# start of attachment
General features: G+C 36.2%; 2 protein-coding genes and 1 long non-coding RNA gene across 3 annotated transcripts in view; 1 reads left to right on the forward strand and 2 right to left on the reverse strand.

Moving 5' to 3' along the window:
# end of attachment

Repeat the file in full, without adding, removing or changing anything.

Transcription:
General features: G+C 36.2%; 2 protein-coding genes and 1 long non-coding RNA gene across 3 annotated transcripts in view; 1 reads left to right on the forward strand and 2 right to left on the reverse strand.

Moving 5' to 3' along the window: